Sorry for the serious lag in updates, posts, entries, what have you. I’ve been on a major writing roll with my new screenplay and have, literally, been too wrung out from writing every day to post. I took today off so here I am. Plus which I have a story which may amuse some of you. It certainly didn’t amuse me.
But first: the good news is that the screenings went extremely well in Rio–EVEN WITHOUT HAVING ME OR STEVEN STRAIT OR THE PRODUCERS PRESENT. But I’m past all that. Really. One door closes, another opens–he says zennishly. I’m delighted the
Brazilians liked the movie and one of these days I may actually deign to visit their country. Assuming of course that they buy me a big fat first class tickets and pay for the hotel.
The other good news is that the generous and lovely organizers of the Ghent Film Festival asked if I’d still like to be their guest. To which I replied: hell yes! So I’m leaving this Wednesday for a five day excursion to a country I’ve never been to, Belgium. They’re honoring Andy Garcia, which means at least one good party and a couple of fine meals, and I’m delighted to have been asked to be part of it. I’ll post from there. And Facebook. Hell, I’ll tweet the whole thing.
Did you know you can follow me on Twitter? Look on the sidebar of this page and click on the appropriate message (Raymond De Felitta on Twitter–duh). Or go to “city island movie”. Not that I’ve anything very interesting to say–Twitter baffles me still, but I’m quite convinced of the efficacy of the whole thing and the need to plunge ahead into the icy streams of twenty-first century communication/salesmanship etc. To that end, I will be a much more regular presence on Facebook and Twitter as we ramp up for the release of “City Island”. Become my follower! Write on my wall! Or just keep reading this good old-fashioned blog, which I started–believe it or not–over two years ago. (Summer ’07!)
And now for a little story. You’re probably not aware (few people are) that I am the new Chair of the East Coast Special Projects Committee of the Directors Guild of America. What the hell does that mean, you ask? To begin with, the Directors Guild is my union–one of the oldest and certainly strongest of the Guilds (Screen Actors Guild, Writers Guild) that exist in the film industry. There are many committees and sub-committees in the DGA and to be asked to serve on them is a real honor. I started my “service” for the Guild back in 2002 when Steven Soderbergh asked me to co-chair the East Coast Independent Directors Committee. Up until that time I’d been a classic non-joiner, non-voter, non-participator. But with Steven’s encouragement I began to see the real value of our Guild and of being of service to it. Also I have a lot of time on my hands in between movies so what the hell? (How Steven juggles his life–four movies or so a year plus being the DGA vice-president–is beyond my comprehension. And he doesn’t just direct all those movies–he also shoots and edits them. Sheesh.)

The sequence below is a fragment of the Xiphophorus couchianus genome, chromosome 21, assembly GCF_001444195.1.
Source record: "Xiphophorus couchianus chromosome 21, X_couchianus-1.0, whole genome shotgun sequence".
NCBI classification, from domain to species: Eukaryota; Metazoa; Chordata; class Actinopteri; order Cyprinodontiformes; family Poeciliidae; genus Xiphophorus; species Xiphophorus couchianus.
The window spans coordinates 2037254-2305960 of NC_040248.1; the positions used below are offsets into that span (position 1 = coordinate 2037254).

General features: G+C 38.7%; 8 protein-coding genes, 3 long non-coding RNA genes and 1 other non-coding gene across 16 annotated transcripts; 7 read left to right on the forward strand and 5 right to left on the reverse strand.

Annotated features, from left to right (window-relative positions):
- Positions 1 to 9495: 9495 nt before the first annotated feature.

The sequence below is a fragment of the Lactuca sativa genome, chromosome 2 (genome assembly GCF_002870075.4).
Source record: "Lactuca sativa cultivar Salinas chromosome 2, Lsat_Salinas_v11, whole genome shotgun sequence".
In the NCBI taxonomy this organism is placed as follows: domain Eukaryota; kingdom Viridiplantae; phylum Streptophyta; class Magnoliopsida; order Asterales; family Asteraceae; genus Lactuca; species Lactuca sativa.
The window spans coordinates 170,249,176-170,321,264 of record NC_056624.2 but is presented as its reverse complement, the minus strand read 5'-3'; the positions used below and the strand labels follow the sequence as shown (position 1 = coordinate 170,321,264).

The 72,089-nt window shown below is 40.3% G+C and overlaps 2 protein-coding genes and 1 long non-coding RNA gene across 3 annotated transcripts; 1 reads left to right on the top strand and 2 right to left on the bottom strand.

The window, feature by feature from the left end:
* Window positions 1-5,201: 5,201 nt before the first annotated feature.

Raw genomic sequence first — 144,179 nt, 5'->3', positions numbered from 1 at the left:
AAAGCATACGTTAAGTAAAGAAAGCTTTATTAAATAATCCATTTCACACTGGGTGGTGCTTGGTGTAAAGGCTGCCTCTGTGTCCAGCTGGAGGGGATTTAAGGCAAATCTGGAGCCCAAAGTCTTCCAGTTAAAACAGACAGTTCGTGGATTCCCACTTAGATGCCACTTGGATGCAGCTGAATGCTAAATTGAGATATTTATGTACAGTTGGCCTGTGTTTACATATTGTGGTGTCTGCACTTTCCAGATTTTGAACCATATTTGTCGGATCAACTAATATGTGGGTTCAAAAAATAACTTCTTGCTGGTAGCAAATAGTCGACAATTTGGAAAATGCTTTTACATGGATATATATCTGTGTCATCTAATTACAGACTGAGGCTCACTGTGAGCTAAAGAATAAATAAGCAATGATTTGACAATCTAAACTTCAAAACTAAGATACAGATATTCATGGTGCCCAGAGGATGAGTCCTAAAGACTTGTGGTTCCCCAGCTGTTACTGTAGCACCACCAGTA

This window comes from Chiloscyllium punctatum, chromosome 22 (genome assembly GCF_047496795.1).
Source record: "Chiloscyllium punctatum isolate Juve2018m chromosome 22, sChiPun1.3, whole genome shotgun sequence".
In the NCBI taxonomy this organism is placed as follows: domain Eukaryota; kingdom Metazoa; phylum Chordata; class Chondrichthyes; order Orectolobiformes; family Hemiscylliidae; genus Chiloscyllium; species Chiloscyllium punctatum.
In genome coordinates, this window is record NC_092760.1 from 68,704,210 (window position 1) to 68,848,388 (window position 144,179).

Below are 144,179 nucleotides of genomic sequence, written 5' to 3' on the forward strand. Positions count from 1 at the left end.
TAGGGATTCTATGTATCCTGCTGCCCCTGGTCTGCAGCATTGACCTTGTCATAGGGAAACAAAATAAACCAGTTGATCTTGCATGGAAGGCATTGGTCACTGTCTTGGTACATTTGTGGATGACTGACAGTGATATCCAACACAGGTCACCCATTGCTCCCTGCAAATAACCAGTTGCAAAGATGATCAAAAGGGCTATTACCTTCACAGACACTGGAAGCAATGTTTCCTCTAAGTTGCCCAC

Anyway, to be asked to head Special Projects was a distinct honor and one that I couldn’t refuse. This committee is the historical heartbeat of the Guild–we collect oral histories on videotape of great directors (always interviewed by another filmmaker) in addition to hosting screenings of new films (with the filmmakers present) and doing cutting edge technology workshops. The other night, I was delighted to present a new film from Mali called “Min Ye” (“Tell Me WHo You Are”) written and directed by the distinguished global cinema legened Souleymane Cisse. And guess who interviewed Cisse after the screening? Martin Scorcese. It was the first time I’d met the master and I found him to be terribly pleasant and very well prepared, generous with his time, the whole shmeer.